Communities Secretary Robert Jenrick kicked off what officials called a "countrywide town tour" in Wolverhampton - which became a city in 2000 - today.
And Mr Jenrick, who was born in Wolverhampton, said smaller cities are eligible for funding from the scheme.
He said eligibility for the fund is "not as crude as whether one is a city or a town".
"For our Towns Fund, we set the criteria based on population size and that does enable a smaller city like Wolverhampton to benefit,” he said.
But Ms Cooper, who last year wrote for The Yorkshire Post that towns, although the backbone of Britain, were not getting a fair deal said: “We’ve been calling for more investment in towns for years so it’s welcome that the Government has finally admitted we need more investment. But this announcement shows they still don’t get it.”
The Normanton, Pontefract and Castleford MP, who is Chair of the Labour Towns group and along with colleagues launched a new towns manifesto last year, said: “They’ve launched it in a city rather than a town and they are restricting the funding to cities and towns chosen by the Government rather than giving all towns their fair share or reversing any of the cuts in local services we’ve seen.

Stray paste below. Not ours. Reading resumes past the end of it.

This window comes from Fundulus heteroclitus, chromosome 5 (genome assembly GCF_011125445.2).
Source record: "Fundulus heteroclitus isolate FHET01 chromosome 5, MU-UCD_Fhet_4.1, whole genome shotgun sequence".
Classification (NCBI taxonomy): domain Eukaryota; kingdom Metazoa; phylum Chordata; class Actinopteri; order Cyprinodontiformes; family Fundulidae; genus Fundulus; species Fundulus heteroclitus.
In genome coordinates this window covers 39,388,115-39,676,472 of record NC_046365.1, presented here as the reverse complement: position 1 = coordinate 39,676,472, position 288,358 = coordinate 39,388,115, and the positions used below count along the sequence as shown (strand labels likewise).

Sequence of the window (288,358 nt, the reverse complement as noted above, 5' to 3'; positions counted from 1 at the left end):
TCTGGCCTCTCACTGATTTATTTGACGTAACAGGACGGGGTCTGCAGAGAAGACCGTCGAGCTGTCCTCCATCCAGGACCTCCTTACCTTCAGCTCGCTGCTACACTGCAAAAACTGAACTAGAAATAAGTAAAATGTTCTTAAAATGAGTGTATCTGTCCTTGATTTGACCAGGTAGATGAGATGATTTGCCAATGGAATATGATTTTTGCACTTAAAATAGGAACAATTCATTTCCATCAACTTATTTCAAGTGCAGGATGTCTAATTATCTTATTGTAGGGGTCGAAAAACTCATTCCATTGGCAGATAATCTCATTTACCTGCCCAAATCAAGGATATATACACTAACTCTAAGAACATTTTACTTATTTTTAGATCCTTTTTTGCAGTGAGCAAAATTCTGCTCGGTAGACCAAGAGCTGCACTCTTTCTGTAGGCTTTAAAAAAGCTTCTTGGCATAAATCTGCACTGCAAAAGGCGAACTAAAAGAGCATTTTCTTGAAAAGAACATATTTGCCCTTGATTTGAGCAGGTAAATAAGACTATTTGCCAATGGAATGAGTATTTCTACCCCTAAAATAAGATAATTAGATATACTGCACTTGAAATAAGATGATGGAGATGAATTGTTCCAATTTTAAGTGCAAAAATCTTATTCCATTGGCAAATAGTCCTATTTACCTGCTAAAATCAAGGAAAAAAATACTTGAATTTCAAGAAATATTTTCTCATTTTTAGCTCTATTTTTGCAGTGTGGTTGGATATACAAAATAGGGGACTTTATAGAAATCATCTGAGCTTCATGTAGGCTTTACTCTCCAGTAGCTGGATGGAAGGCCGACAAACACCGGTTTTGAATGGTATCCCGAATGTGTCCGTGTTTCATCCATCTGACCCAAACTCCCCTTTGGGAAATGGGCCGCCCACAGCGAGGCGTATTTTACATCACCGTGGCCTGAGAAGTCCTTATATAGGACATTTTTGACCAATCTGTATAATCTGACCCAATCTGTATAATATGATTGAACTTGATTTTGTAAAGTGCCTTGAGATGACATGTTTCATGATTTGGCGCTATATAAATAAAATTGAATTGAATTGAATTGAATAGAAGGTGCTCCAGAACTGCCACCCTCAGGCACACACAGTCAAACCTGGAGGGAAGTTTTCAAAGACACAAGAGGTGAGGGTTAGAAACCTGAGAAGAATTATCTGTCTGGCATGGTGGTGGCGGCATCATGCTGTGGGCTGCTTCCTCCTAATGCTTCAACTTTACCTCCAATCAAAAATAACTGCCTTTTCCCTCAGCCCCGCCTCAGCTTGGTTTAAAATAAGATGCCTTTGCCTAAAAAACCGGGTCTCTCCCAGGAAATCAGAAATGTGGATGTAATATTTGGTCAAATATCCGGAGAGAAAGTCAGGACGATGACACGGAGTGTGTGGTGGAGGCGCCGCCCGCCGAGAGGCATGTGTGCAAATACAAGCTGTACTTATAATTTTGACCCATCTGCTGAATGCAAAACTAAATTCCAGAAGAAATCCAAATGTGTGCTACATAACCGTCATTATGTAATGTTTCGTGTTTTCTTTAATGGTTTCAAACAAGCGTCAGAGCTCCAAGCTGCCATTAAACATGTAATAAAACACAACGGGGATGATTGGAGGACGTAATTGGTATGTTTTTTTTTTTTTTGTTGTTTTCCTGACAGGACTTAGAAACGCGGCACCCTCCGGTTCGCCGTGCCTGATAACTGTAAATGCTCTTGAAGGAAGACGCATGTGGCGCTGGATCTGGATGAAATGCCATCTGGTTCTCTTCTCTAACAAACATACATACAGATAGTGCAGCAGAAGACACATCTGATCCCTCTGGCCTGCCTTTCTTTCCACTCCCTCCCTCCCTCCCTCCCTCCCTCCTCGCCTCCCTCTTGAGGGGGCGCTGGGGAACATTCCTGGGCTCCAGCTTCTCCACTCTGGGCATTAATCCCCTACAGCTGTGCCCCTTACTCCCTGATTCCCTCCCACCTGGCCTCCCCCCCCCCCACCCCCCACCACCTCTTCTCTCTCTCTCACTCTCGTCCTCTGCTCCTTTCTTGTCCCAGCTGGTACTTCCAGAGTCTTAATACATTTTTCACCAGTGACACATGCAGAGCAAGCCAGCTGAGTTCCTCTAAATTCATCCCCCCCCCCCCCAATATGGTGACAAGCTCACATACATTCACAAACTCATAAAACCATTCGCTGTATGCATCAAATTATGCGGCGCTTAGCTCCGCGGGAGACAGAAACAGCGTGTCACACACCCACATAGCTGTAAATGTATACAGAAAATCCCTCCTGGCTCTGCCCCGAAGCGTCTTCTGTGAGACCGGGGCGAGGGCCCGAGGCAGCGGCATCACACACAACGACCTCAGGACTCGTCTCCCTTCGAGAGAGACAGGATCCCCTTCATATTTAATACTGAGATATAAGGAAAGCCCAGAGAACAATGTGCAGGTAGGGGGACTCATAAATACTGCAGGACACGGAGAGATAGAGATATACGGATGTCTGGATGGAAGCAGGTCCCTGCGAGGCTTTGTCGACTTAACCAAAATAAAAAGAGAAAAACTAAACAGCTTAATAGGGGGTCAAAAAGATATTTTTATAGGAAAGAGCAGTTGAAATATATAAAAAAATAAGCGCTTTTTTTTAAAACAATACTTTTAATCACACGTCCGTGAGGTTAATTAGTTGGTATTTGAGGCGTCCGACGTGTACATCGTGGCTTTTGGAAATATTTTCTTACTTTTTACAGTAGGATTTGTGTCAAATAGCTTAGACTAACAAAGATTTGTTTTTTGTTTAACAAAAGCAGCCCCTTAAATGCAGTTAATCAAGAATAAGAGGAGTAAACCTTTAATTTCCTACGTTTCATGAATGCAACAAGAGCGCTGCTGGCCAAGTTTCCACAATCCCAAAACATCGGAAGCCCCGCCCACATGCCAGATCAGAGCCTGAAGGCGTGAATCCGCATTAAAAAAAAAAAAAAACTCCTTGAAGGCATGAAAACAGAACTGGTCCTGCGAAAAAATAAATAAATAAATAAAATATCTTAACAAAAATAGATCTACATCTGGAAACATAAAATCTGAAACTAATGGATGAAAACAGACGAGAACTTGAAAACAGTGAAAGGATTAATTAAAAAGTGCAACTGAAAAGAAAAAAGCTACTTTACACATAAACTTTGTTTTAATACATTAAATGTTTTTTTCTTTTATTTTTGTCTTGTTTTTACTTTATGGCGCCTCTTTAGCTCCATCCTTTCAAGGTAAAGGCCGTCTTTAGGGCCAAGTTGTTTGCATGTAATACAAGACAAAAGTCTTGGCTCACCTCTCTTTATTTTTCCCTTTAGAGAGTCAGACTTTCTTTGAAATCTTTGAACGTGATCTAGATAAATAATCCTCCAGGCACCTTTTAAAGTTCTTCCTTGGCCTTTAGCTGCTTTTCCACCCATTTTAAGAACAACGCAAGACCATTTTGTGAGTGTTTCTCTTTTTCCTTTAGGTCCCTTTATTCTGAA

“So for example in our area I called on the Government to include Knottingley because we badly need new investment, but instead they have left Knottingley out. This is also still too small a scale compared to the billions of pounds cut from services since 2010”.
Mr Jenrick also came under fire from the Mayor of Wolverhampton, Claire Darke.
She told the Guardian: "We have been a city for 19 years and they need to catch up. Are they that out of touch that they did not bother to look it up?
Mr Jenrick announced a separate Town of the Year competition which cities will not be able to enter.
Ms Darke added: "My concern would be that this competition is politically motivated and that they are doing it because there is a tough fight next year to vote for regional mayor for the West Midlands and they are trying to attract support."
However Mr Jenrick said the contest, to be launched later this year, will help make the 2020s "a time of renewal for towns and communities".
The competition aims to celebrate towns' achievements in areas such as entrepreneurship, technology, community, enterprise and integration.
Mr Jenrick has pledged to visit all 100 areas receiving funding under the Government's £3.6bn Towns Fund in the coming months.
The fund aims to help towns to build prosperous futures.
The Cabinet Minister said: "People have put their trust in this new Government and we're making an immediate start to serve local communities and deliver real change, through our £3.6 billion Towns Fund.
"I will visit all these areas in the coming months and make sure they're receiving the practical support and investment they need on the ground."